Walker v. Thompson, 214 F.3d 615, 619–22 (5th Cir. 2000) held that a hostile work environment claim survived summary judgment where evidence demonstrated years of inflammatory racial epithets, including the “N-word” and “little black monkey.”
Daniels v. Essex Group, Inc., 937 F.2d 1264, 1266 (7th Cir. 1991) held that the plaintiff survived summary judgment where the plaintiff was subjected to “racial (N-word) jokes” for a ten-year period and the plaintiff‟s workstation was adorned with “a human-sized dummy with a black head.”
Turner v. Baylor Richardson Med. Ctr., 476 F.3d 337, 348 (5th Cir. 2007) found that the evidence was insufficient to establish a hostile work environment claim where a supervisor‟s comments about inner-city “ghetto children” ceased upon plaintiff‟s request, and the supervisor‟s other arguably racially offensive comments were “isolated incidents.”
Stone v. Louisiana Dep’t of Revenue, 996 F.Supp.2d 490 (La. 2014). Accusing employee of losing an audit document, which had the effect of slowing her transfer and reducing her telecommuting privileges, assigning her more “desk audits,” incorrectly calling her performance into question, and improperly delayed approval of her audit hours, which impacted her year-end production numbers. They also reduced her telecommuting days from three
days per week to one day per week and a supervisor searched for missing document in her office without her permission. Finally, she alleges that the Department‟s request that she obtain a doctor‟s note constituted harassment. The Court found this insufficient to properly state a claim for harassment under the circumstances of the case.
If the supervisor‟s harassment culminates in a tangible employment action, the employer is strictly liable. But if no tangible employment action is taken, the employer may escape liability by establishing, as an affirmative defense, that (1) the employer exercised reasonable care to prevent and correct any harassing behavior and (2) that the plaintiff unreasonably failed to take advantage of the preventive or corrective opportunities that the employer provided. Vance v. Ball State Univ., — U.S. —, 133 S.Ct. 2434, 2439, 186 L.Ed.2d 565 (2013).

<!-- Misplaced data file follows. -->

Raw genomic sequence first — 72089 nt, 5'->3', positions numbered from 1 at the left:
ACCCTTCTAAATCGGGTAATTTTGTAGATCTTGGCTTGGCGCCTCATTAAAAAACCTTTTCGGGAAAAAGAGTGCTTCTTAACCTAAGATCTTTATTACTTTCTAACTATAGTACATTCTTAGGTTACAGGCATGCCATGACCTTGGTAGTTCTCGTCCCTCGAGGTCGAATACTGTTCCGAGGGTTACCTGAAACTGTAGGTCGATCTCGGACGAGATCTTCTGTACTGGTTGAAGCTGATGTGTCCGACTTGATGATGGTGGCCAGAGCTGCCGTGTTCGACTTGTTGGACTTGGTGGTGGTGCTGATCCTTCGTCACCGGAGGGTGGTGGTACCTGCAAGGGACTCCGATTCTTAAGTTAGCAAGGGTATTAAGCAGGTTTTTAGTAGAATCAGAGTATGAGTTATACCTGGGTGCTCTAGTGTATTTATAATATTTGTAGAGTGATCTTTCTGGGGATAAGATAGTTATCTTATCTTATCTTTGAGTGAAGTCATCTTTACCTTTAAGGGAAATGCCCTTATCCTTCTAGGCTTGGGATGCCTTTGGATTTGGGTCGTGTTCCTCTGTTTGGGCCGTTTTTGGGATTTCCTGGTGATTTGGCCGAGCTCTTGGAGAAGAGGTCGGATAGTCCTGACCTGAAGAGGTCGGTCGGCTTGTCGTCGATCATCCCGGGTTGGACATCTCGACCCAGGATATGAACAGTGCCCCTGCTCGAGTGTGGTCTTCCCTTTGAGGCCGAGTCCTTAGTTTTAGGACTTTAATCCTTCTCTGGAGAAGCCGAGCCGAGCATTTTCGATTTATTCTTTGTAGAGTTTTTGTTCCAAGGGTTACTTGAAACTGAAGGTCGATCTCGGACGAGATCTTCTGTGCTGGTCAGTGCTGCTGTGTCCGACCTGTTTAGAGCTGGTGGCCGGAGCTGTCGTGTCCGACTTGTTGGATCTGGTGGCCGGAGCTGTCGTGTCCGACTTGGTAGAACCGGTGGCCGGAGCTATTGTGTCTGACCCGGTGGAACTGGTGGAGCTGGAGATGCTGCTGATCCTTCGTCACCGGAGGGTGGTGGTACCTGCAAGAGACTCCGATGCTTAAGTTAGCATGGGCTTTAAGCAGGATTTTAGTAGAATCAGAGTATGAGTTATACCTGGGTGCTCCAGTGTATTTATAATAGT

“[A]n employee is a „supervisor‟ for purposes of vicarious liability under Title VII if he or she is empowered by the employer to take tangible employment actions against the victim. . . .” Id. at 2439. A tangible employment action is defined as “a significant change in employment status, such as hiring, firing, failing to promote, reassignment with significantly different responsibilities, or a decision causing a significant change in benefits. . . .” Id. at 2442 (quoting Burlington Indus., Inc. v. Ellerth, 524 U.S. 742, 761, 118 S.Ct. 2257 (1998)). If supervisors were not the harassers, the Courts look for evidence that a supervisor knew or should have known of the harassment yet failed to address it promptly. Hernandez v. Yellow Transp., 670 F.3d 644, 654.
Where an employee‟s allegation is against a supervisor, as here, the employee must prove four elements to prevail on a hostile working environment claim: “(1) that the employee belongs to a protected class; (2) that the employee was subject to unwelcome sexual harassment; (3) that the harassment was based on sex; and (4) that the harassment affected a „term, condition, or privilege‟ of employment.” Lauderdale v. Texas Dep’t of Criminal Justice, Institutional Div., 512 F.3d 157, 162–63 (5th Cir. 2007).
The Moral of the Story
Do not panic because an employee raises a hostile work environment complaint with you. You should still document the complaint and look into it but get more information from the employee, preferably in writing.
- What exactly are the hostile actions/statements that are the basis for the complaint?
- Who is taking these actions?
- Who is being subjected to these actions?
- Why are they being subjected to these actions?
- Has the offending party been informed by the complainant that the actions are offensive to him or her?
- How long has this been going on?
- How often does the behavior take place?
This information regarding the complaint should then be promptly passed on to Human Resources or your attorney for a determination as to the next step. A claim that appears to meet the element of a Title VII claim will be investigated, dealt with, and documented as any discrimination claim. A claim that does not meet these standards can be dealt with differently based upon the circumstances. It may still require some action or counseling with the supervisor if there is a legitimate issue, or it may require some education of the complaining employee regarding their responsibilities to their job.
It is not my intent to belittle a claim of a hostile work environment. I do want you to be aware that the use of that catch phrase alone does not provide an employee with a cause of action against the employer. In fact, documenting the claim immediately while the employee will speak truthfully about the actions and the perceived basis for the complained of actions often heads off a later fabricated discrimination claim. Early documentation has saved more than one case for me.
- Take all such allegations seriously.
- Document the allegations and your investigation.
- Get the employee‟s answers to the above questions in the file.
- Call your lawyer if you are concerned.
- DO NOT PANIC.